May 052004
 
Authors: Gabriel Dance

As NBC’s Godzilla has one day left until extinction, I am left

to wonder what is to become of our good friends. Quirky Chandler,

spacy Phoebe, oblivious Joey… oh really who am I kidding. If it

were last season maybe I’d care, but after struggling through this

season’s ridiculous offerings I have truly lost any interest in the

sentimental love-fest that “Friends” has decided to end with.

I guess going out with style – and laughs – is out of the

question.

Everything is pretty much wrapped up actually. Monica and

Chandler are married and moving. Phoebe is married. Joey is taking

off in his own direction (“Joey” will be the only spin-off of the

series). And Ross and Rachel are, well, they’re, um, incredibly

lame.

I bet many of you are thinking right now, “Oh man, this guy is

such a hater. He is seriously sipping on some haterade. Oh geez,

the nerve to rip on ‘Friends.’ I just love ‘Friends.’ Remember when

Chandler and Joey owned the duck? That was great!”

Stop right there. You’re absolutely right. That was great.

“Friends” has been a great show. I have watched it fairly

loyally now for 10 seasons and it continues to provide me with

enjoyment to this day. Though nowadays the laughs come from

alternating reruns with “Seinfeld,” and not on Thursday nights.

I think the cast is one of the most talented to have worked

together on screen, especially considering they each bring six

different personalities to the table. The way in which they

interact and play off each other reminds me of my own group of

friends, and this is most likely true with a majority of their

audience. Situations they’ve been in, including Chandler’s “nubbin”

and Ross’ “we were on a break,” have lightened my days, both the

first time I saw them, and the many more times on syndicated TV.

And I could go on about Rachel for pages; but instead, I’ll just

think about her for a couple seconds and that should be

gratification enough.

It seems though, that this 10th season must be what happens when

five of six friends decide, “You know, let’s not live on a TV set

anymore.” But then the sixth friend goes, “Guys come on, let’s

discuss this over a sandwich, and guess what? We’ll make at least a

cool million per episode.”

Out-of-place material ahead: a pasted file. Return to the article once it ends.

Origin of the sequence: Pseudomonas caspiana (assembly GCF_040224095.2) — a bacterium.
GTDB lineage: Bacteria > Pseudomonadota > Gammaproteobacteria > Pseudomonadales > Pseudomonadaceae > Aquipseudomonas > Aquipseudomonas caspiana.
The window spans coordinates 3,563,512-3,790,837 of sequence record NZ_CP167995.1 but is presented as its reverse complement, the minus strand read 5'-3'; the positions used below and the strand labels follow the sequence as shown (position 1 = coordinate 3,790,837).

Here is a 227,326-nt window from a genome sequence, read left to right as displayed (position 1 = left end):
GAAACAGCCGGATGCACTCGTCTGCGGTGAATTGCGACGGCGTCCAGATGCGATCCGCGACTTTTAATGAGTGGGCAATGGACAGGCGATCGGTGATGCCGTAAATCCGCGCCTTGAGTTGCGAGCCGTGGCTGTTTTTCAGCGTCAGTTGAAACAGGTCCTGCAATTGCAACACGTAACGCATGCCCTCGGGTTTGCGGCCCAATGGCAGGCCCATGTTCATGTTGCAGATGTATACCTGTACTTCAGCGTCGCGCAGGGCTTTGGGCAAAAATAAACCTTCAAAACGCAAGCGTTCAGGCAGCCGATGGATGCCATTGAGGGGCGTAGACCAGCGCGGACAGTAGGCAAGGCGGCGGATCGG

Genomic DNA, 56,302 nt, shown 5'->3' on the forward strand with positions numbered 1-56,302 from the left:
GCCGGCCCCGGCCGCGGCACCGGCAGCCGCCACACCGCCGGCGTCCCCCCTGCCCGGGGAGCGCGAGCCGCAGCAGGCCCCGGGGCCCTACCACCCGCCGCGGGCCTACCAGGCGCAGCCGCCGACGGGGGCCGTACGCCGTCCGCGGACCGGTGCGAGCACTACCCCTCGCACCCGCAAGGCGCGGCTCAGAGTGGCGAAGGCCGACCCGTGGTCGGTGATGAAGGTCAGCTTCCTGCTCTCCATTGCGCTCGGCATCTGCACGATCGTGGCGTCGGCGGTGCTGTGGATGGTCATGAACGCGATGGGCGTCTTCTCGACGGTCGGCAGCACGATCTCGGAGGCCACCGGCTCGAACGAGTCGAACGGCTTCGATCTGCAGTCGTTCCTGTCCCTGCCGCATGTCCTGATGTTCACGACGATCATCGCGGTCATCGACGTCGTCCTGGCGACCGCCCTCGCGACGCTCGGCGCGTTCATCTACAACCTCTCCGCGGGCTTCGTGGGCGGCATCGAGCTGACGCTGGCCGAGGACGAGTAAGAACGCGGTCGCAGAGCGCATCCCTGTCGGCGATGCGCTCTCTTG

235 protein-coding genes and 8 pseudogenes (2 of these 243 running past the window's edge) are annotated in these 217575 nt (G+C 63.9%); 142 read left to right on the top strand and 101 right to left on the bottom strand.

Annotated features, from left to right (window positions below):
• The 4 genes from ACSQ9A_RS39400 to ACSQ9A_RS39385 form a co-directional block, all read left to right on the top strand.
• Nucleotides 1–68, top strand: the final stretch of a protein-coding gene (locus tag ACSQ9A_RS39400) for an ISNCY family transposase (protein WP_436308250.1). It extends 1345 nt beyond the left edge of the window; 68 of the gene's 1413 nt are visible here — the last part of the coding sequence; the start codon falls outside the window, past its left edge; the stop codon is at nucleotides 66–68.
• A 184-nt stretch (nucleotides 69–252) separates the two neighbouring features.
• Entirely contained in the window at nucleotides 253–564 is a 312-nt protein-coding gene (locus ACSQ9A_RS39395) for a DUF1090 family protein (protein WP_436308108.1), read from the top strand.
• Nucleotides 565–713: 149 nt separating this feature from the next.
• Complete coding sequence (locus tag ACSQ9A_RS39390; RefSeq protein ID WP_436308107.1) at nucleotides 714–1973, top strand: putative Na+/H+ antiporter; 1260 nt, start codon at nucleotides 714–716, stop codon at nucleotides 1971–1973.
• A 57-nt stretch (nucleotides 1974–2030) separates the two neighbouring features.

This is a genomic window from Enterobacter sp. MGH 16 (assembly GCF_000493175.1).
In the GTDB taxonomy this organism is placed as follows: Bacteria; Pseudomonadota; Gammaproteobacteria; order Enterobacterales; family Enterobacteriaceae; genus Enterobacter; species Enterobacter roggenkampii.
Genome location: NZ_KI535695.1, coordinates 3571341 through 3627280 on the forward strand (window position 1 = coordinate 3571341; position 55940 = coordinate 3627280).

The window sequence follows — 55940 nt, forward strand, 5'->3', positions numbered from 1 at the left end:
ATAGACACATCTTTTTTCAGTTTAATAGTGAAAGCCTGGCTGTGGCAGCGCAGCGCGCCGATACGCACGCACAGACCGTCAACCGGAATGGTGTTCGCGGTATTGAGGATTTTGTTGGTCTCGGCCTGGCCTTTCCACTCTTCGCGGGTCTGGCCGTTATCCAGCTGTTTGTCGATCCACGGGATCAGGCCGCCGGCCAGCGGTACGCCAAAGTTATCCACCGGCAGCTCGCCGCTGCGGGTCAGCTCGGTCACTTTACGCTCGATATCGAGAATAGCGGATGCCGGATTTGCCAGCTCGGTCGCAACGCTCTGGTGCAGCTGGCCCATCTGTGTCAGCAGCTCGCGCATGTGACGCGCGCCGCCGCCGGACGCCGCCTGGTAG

So this is what we’re stuck with. Phoebe got married in a

not-funny snow festival. Chandler and Monica are adopting a child,

which although it has comical points such as the baby’s father

perhaps having been a convict, is overall quite dull. And the big

cliffhanger: Ross and Rachel.

In the end, what does it matter? Either Ross goes to Paris with

Rachel and learns the French words for “lesbian” and “I love

dinosaurs, does anybody care?” Or Rachel stays in the United States

with Ross and tries to explain to her daughter Emma why she only

has one mother and a father while her half-brother Ben has two

mommies and one daddy. Or Rachel moves to Paris and lives happily,

while Ross, left in New York, buries himself amongst the bones he

studies. In the end, it’s all the same: over.

But don’t let this last season leave a bitter taste on your

palette. Let’s just chalk it up to overstaying one’s welcome.

Perhaps NBC should have followed the lead of HBO and let “Friends”

go out when they were at the top of the game, just as “Sex and the

City” did a couple months ago. And just as “Seinfeld” will live

forever in syndication, “Friends” will follow.

Anyway, NBC should have given me that $10 million an episode,

and-multiplied by the 18 episodes included in this last season –

with my $180 million dollars I would have been able to buy the

Collegian newsroom a couple windows, a parking lot for CSU,

invisible ink for the College Republicans, and a one-way ticket to

UNC Chapel Hill. I’m out.

 Posted by at 5:00 pm

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